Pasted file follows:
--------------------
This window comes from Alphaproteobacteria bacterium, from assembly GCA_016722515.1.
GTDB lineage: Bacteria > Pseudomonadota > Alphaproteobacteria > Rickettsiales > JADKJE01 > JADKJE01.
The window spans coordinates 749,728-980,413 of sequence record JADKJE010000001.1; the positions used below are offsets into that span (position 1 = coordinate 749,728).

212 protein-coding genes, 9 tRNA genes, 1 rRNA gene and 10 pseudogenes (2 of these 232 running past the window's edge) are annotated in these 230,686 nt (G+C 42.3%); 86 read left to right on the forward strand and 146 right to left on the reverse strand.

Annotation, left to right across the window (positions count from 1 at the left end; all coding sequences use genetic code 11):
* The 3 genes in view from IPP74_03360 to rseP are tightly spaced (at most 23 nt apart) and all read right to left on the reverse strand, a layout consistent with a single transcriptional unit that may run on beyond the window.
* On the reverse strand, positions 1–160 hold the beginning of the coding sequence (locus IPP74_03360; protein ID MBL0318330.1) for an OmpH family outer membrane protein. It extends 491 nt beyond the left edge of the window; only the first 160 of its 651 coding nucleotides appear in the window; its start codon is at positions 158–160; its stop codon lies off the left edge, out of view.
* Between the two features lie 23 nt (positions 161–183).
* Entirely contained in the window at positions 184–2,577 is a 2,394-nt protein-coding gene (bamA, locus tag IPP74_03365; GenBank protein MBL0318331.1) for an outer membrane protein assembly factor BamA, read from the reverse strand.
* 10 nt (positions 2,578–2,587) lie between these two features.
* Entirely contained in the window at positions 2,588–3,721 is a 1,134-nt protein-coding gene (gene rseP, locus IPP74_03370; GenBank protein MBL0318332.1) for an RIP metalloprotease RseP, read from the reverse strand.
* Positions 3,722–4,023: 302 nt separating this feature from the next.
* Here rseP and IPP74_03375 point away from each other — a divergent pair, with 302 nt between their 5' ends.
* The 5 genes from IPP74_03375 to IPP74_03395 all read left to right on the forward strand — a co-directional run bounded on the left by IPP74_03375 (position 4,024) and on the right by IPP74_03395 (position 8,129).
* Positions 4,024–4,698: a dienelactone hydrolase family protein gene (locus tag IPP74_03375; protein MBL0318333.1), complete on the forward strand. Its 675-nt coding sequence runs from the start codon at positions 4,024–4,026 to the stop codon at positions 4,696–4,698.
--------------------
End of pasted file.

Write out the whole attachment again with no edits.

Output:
This window comes from Alphaproteobacteria bacterium, from assembly GCA_016722515.1.
GTDB lineage: Bacteria > Pseudomonadota > Alphaproteobacteria > Rickettsiales > JADKJE01 > JADKJE01.
The window spans coordinates 749,728-980,413 of sequence record JADKJE010000001.1; the positions used below are offsets into that span (position 1 = coordinate 749,728).

212 protein-coding genes, 9 tRNA genes, 1 rRNA gene and 10 pseudogenes (2 of these 232 running past the window's edge) are annotated in these 230,686 nt (G+C 42.3%); 86 read left to right on the forward strand and 146 right to left on the reverse strand.

Annotation, left to right across the window (positions count from 1 at the left end; all coding sequences use genetic code 11):
* The 3 genes in view from IPP74_03360 to rseP are tightly spaced (at most 23 nt apart) and all read right to left on the reverse strand, a layout consistent with a single transcriptional unit that may run on beyond the window.
* On the reverse strand, positions 1–160 hold the beginning of the coding sequence (locus IPP74_03360; protein ID MBL0318330.1) for an OmpH family outer membrane protein. It extends 491 nt beyond the left edge of the window; only the first 160 of its 651 coding nucleotides appear in the window; its start codon is at positions 158–160; its stop codon lies off the left edge, out of view.
* Between the two features lie 23 nt (positions 161–183).
* Entirely contained in the window at positions 184–2,577 is a 2,394-nt protein-coding gene (bamA, locus tag IPP74_03365; GenBank protein MBL0318331.1) for an outer membrane protein assembly factor BamA, read from the reverse strand.
* 10 nt (positions 2,578–2,587) lie between these two features.
* Entirely contained in the window at positions 2,588–3,721 is a 1,134-nt protein-coding gene (gene rseP, locus IPP74_03370; GenBank protein MBL0318332.1) for an RIP metalloprotease RseP, read from the reverse strand.
* Positions 3,722–4,023: 302 nt separating this feature from the next.
* Here rseP and IPP74_03375 point away from each other — a divergent pair, with 302 nt between their 5' ends.
* The 5 genes from IPP74_03375 to IPP74_03395 all read left to right on the forward strand — a co-directional run bounded on the left by IPP74_03375 (position 4,024) and on the right by IPP74_03395 (position 8,129).
* Positions 4,024–4,698: a dienelactone hydrolase family protein gene (locus tag IPP74_03375; protein MBL0318333.1), complete on the forward strand. Its 675-nt coding sequence runs from the start codon at positions 4,024–4,026 to the stop codon at positions 4,696–4,698.